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#636825 - 06/10/02 05:26 AM Tuning my Piano
brat Offline
Full Member

Registered: 06/06/02
Posts: 29
Loc: India
HI all,
I am just a piano player. I have a Baldwin Acoustic. Since the 3 years that I have owned it, its only been tuned once. I know that is not very good but there are just no tuners in the area around me. Somebody told me that there are electronic tuners. Could somebody please tell me what those are? If a person who has no knowledge about tuning (like me \:\) ) gets one of these will they be able to tune their piano themselves?
Please help... I am planning on giving my exam this year and my piano, untuned as it is, does not help me in practicing.
Thanks a lot,
Payal Saraf

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#636826 - 06/10/02 02:20 PM Re: Tuning my Piano
deanhday Offline
Junior Member

Registered: 05/23/02
Posts: 4
Loc: pasadena, ca
Payal,

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#636827 - 06/10/02 02:21 PM Re: Tuning my Piano
Brian Lawson, RPT Offline
500 Post Club Member

Registered: 07/04/01
Posts: 647
Loc: South Africa
You can download a demo version of a tuning program off the net, but you still need the corect tuning tools to actually tune the strings.
A tuning lever which fits and a wedge minimally - search for "piano supplies" on a search engine
_________________________
Brian Lawson, RPT
Johannesburg
South Africa

http://www.lawsonic.co.za

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#636828 - 06/10/02 02:34 PM Re: Tuning my Piano
deanhday Offline
Junior Member

Registered: 05/23/02
Posts: 4
Loc: pasadena, ca
Payal, using an electronic tuner is ok for raising pitch, but once you have done that you will need to temper all twelve intervals in the temperament octave before doing the rest of the piano. It can be learned rather easily. Practice is the key to getting good. You will need the books, a tuning hammer, some felt strips and rubber mutes, and a metronome for counting beats. I'll send you a list of books later, if you like. Reblitz is one of the authors. There are some older books that are good, too. I'm sure you can do it. Cost of equipment can be less than $100 (maybe $40 for the electronic tuner, $20 for electronic metronome, maybe about $20 for the hammer and mutes).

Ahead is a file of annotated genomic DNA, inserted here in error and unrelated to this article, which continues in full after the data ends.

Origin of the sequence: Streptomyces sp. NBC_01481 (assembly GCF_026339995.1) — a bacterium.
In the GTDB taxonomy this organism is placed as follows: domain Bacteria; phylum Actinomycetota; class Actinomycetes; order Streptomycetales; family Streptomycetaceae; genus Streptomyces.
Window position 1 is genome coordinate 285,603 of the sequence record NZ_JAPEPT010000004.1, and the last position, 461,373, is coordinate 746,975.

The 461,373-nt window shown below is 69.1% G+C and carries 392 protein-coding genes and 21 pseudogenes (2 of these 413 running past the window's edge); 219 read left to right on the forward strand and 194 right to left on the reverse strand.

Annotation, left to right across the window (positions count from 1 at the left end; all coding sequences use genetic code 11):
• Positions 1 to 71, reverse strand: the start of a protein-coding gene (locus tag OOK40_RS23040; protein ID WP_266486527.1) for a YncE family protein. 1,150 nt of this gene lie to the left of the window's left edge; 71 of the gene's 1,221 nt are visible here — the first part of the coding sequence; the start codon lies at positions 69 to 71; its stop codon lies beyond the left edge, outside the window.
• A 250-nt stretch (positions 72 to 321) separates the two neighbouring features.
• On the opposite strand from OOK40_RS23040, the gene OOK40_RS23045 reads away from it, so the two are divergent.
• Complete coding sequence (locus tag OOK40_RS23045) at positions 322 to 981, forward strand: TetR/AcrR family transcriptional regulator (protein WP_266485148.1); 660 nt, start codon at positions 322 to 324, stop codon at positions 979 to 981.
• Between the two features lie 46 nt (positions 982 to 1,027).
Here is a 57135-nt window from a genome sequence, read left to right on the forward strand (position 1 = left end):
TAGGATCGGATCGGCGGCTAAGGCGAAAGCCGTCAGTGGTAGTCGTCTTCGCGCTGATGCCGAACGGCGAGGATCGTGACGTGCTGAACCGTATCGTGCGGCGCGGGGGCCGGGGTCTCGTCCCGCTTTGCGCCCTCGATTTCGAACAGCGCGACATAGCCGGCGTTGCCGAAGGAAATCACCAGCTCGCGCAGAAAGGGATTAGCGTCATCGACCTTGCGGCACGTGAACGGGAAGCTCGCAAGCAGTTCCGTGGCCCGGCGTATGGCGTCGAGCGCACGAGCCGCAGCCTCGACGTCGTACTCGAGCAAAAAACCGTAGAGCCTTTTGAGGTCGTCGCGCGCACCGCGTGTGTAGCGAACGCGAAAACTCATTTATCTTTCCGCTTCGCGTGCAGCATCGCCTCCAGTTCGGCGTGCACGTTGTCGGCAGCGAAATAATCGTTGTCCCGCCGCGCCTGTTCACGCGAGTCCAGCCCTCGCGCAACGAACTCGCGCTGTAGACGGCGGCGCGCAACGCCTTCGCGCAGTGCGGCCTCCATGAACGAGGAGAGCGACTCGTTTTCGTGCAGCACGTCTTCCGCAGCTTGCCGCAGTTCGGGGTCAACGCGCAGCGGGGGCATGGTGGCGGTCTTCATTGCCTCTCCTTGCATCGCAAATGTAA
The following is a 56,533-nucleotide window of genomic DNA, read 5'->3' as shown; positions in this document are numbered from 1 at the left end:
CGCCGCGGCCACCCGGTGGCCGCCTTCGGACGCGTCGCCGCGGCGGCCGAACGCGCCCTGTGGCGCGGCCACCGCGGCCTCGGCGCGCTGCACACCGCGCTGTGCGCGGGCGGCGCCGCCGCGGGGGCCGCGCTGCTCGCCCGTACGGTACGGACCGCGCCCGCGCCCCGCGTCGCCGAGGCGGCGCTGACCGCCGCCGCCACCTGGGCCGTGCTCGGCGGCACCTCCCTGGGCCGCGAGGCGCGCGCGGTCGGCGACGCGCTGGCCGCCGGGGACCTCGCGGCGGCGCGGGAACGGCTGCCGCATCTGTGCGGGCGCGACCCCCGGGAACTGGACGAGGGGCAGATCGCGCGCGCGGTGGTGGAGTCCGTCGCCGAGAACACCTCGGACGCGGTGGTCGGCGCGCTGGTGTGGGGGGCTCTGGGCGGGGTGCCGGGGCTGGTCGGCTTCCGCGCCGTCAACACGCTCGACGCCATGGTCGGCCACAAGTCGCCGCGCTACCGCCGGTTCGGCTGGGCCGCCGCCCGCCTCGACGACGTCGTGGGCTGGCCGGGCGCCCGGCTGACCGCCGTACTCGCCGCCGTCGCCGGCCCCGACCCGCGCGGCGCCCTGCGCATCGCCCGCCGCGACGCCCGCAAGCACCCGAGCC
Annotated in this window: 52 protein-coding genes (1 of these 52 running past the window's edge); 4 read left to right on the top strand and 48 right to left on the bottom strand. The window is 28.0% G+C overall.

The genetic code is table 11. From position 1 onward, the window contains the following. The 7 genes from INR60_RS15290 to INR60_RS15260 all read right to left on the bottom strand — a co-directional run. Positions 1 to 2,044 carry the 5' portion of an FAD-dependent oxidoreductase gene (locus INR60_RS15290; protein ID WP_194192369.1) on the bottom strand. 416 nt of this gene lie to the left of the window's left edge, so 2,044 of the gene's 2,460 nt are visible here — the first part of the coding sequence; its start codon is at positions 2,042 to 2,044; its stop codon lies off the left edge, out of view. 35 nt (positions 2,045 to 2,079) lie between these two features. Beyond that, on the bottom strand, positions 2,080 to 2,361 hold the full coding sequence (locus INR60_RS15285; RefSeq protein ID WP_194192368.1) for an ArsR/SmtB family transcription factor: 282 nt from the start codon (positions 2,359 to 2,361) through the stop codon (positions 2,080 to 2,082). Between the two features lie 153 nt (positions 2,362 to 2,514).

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#636829 - 06/10/02 10:52 PM Re: Tuning my Piano
Chris W1 Offline
500 Post Club Member

Registered: 09/26/01
Posts: 915
Loc: Boston
deanhday, ETD's do more than you described. They set the temperment anywhere you want; equal, mean tone and all that other esoteric stuff. They also set stretch. You can basically go as far as tuning one string of each the 88 notes before you need to be skilled enough to finish unisons. This means hearing beats and having patience and skill with the hammer.

There are tools available on this site, somewhere. Best course of action, IMO, is a laptop, Robert Scott's Tunelab program, a hammer and several mutes.

Lastly, don't think of this as a way to facilitate an in tune piano for your exams. Merely being able to tune with ETD's is something that will take its own form of dedication. You'll be your own judge.

Chris W
_________________________
Amateur At Large

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#636830 - 06/11/02 01:23 AM Re: Tuning my Piano
pianoseed Offline
500 Post Club Member

Registered: 06/13/01
Posts: 884
Loc: here
The Sanderson Accutuner is great, but they cost 1300 to 1500 dollars. It aint as easy as it sounds even with the machine, but go for it. I see the beginning of a new career.
_________________________
pianoseed

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#636831 - 06/11/02 04:54 AM Re: Tuning my Piano
brat Offline
Full Member

Registered: 06/06/02
Posts: 29
Loc: India
Thanks so much all of you for ur help.. but I am still not sure what u guys are talking about \:\( You see I have never tuned a poiano so I have no idea what is the temperament octave.
Brian, could you give me the address of the site where I can see the demo?